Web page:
|Prof. Dr.-Ing. Peter Stephan|
+49 6151 16-22260
|Olaf Schumacher M.Sc.|
+49 6151 16-22269
Energy carriers such as gasoline or diesel fuel are complex multi-component fluids based on hydrocarbons. During combustion, unburned hydrocarbons can condense on combustion chamber walls. Under certain process conditions, they will then form deposits on the wall. Some evaporation processes in process engineering or, for example, urea injection in a flue show fundamentally similar phenomena. These deposits disturb the process in a number of ways. They affect the heat transfer at the wall or clog the fuel injector nozzle. The latter will lead to altered spray characteristics. Deposits have also been shown to significantly lower the efficiency of energy conversion while increasing pollutant emissions. So far, extensive studies revealed the significance of certain influencing factors on deposit formation in combustion chambers, notably the wall temperature. Detailed insights on the underlying mechanisms and their interactions, however, are still missing.
The focus of this subproject is on fundamental, experimental studies on evaporation and deposit formation of fuel (conventional or alternative), substitute fuel and urea solutions, using two generic experimental setups. Thereby a contribution to the fundamental understanding of the complex interactions between wetting properties, multi-phase heat and mass transfer and chemical-physical processes of deposit formation shall be made. The mainly qualitative findings of the first funding period will be expanded and quantified by a systematic parametic variation regarding test fluids (for example E-Fuels), wall material and wall surface as well as process parameters (pressure, temperature, retention time, flow velocity, gas atmosphere…).
During the first funding period, the deposit forming tendencies of fuels and urea solutions was studied, using two newly built experimental setups. The Screening setup allows the investigation of deposit formation of single drops on a heated surface. The Flow Channel is used to study deposit formation on a shear driven fluid film. Regarding fuels, the content of aromatic hydrocarbons was found to be the main cause of deposit formation. The latter was significantly affected by wall temperature and retention time. Film and deposit formation under practical conditions was generically simulated in the flow channel.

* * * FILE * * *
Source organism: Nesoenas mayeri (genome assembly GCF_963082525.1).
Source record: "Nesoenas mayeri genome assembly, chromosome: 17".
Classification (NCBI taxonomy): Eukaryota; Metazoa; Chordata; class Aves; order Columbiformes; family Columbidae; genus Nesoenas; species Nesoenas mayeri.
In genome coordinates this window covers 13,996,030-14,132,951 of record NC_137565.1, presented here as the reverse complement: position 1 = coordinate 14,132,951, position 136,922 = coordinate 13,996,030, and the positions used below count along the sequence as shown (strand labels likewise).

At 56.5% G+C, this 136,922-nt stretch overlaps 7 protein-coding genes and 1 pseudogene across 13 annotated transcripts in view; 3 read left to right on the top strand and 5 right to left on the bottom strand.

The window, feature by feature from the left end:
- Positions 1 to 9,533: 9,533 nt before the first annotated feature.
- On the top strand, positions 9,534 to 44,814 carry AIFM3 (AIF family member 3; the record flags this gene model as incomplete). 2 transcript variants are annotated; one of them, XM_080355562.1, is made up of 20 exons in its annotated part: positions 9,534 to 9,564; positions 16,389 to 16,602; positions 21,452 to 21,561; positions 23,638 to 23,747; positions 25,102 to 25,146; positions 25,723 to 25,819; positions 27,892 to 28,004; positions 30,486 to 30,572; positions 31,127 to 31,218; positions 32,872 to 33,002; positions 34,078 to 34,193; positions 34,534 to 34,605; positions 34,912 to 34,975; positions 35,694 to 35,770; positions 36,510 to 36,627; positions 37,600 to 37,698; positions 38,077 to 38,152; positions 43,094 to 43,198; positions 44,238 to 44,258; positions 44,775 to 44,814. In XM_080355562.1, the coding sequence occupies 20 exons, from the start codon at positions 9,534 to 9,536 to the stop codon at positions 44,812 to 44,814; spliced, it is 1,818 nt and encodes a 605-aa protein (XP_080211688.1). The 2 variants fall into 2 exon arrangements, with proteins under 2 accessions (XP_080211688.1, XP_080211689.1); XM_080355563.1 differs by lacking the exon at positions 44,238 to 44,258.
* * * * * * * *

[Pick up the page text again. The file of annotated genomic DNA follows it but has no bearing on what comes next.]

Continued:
The Screening Setup is built around a test chamber containing a heatable substrate holder.
By using heating cartridges, a substrate temperature of up to 300 °C can be reached. A flow of fresh air, controlled by a mass flow meter, secures an oxidative atmosphere within the chamber. The injector is situated above the substrate and test fluid drops are applied to the substrate by gravity. The usage of a syringe pump allows high-precision fluid application of low volumes and varying drop frequency. Multiple thermocouples measure the temperature at the substrate bottom, the chamber wall and the gas atmosphere. An optical system consisting of a monochrome camera, a light source and a diffusor allows for the in situ observation of drop evaporation and deposit formation.
The Flow Channel possesses a rectangular (50x30 mm) geometry and contains a heatable airflow, which is induced by either a compressor or a vacuum pump. Using a bypass channel and multiple control valves, the flow can be set to a desired velocity. A pre and main filter precipitate evaporated test fluid. The test chamber, which is built in a modular way, is located in the rear part of the rig. There, the test fluid can be applied to a foil heater using a syringe pump and is driven along the foil by shear forces of the airflow. A high-speed infrared camera below the heater captures the wall temperature profile. A monochrome camera above the heater records the dynamics of the fluid film. Additionally, multiple thermocouples, optical accesses and sensors for mass flow and total pressure are integrated into the rig.
Experimental data are provided to B01 (Gambaryan-Roisman) to validate numerical models and simulation. The formed deposits are examined via a 3D confocal microscope as well as via REM, EDXS and, if necessary, TEM. They can then be compared to the engine-produced deposits of C02 (Kubach/Koch) and the deposits of the exhaust gas system of C04 (Deutschmann). An optical access to the flow channel allows TDLAS measurements in cooperation with A05 (Wagner).
- Schweigert, D., Damson, B., Lüders, H., Stephan, P., Deutschmann, O.: The effect of wetting characteristics, thermophysical properties, and roughness on spray-wall heat transfer in selective catalytic reduction systems. International Journal of Heat and Mass Transfer 152, 119554, (2020).
- Hänichen, P., Bender, A., Voß, B., Gambaryan-Roisman, T., Stephan, P.: Droplet evaporation of hydrocarbon fluids with deposit formation. Int. J. Heat Mass Transfer 128, 115 – 124 (2019)
- Hänichen, P., van Eyk, M., Stephan, P.: Experimental investigations of fuel film evaporation with deposit formation. Int. J. Heat Fluid Flow 70, 125–130 (2018).
- Hänichen, P., Stephan, P.: Experimental Investigations of Film Evaporation of Methylnaphthalene with Deposit Formation. 9th World Conference on Experimental Heat Transfer, Fluid Mechanics and Thermodynamics (2017).